Zen Columbus Sangha is a Zen Buddhist community that meets and practices in the meeting hall of the First Universalist Unitarian Church. Sangha is a Buddhist term for a community of monks or nuns. However, in Zen Columbus’s case the Sangha is exclusively lay Buddhist. The Sangha rents a room twice a week from the church. The First Universalist Unitarian Church is located at 93 Weisheimer Rd. in the northern Columbus neighborhood of Clintonville, a fairly diverse area. There is also some overlap in membership between the Sangha and First Universalist Unitarian Church. It was mentioned multiple times that the First Unitarian Universalist Church is quite hospitable and the Sangha is able to store their supplies in the church. The room where the Sangha meets is rather modest, as it is just a hall with wooden floors and high ceilings. Zen Columbus prepares the room by setting out two rows of mats and cushions, as well as a small altar with a statue of Buddha, a candle and incense. Zen Columbus Sangha was created in 2004, as an offshoot of the Columbus Zen Corner. Today, the Sangha does not hold a formal affiliation with any particular Zen teacher and is therefore considered independent. Zen Buddhism emphasizes the practice of nonverbal meditation and reflection.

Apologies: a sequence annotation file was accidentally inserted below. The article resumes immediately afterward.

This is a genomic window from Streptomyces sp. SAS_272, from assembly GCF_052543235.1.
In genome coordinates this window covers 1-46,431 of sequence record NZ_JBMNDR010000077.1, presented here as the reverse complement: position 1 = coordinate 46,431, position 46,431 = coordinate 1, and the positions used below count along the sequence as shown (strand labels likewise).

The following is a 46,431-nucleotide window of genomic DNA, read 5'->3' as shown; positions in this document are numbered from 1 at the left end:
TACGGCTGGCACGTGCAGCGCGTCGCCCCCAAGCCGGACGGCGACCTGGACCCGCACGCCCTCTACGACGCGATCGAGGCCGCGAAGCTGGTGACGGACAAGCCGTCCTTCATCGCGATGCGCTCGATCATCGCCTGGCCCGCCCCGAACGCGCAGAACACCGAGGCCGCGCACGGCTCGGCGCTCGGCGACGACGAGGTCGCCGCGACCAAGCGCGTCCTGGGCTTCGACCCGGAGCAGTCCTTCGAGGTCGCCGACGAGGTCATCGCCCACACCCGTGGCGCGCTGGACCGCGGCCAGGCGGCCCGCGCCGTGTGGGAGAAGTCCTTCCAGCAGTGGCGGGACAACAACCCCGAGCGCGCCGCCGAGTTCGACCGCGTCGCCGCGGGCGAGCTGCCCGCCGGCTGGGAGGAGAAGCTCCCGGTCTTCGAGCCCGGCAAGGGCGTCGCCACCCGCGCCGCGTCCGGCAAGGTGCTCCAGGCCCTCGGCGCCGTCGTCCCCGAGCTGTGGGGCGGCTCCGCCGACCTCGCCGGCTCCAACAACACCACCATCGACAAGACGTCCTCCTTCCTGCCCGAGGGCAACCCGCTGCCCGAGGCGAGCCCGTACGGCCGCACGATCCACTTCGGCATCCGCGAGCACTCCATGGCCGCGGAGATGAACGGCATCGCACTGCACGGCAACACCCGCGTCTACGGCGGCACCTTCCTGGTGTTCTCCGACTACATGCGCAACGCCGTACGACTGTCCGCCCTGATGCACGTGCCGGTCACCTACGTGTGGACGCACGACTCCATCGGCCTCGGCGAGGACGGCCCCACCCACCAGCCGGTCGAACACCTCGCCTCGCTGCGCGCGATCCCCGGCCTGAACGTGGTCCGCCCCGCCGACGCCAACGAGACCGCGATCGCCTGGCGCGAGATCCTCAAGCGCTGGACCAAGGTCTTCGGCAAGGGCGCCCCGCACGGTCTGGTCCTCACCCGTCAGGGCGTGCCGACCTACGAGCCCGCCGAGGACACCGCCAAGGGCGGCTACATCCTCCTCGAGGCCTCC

The Sangha focuses on meditation sessions. They meet twice a week, on Saturday mornings and Tuesday evenings. Each meditation session is initiated with the lighting of the candle and incense followed by the striking of the clapper once and inkin bell thrice. The following meditation session is comprised of a 25-minute period of silent sitting meditation (zazen), a 5-minute silent walking meditation (kinhin), another 25-minute zazen, chanting of the sutras and prostrations. The zazen and kinhin are led by a time keeper while the chanting of the sutras and prostrations are led by a meditation leader. The meditation session can be slightly overwhelming to those new to Zen Buddhism, yet all are welcome to participate alongside members of the Sangha. There are usually around 20 practitioners from all backgrounds at most meditation sessions.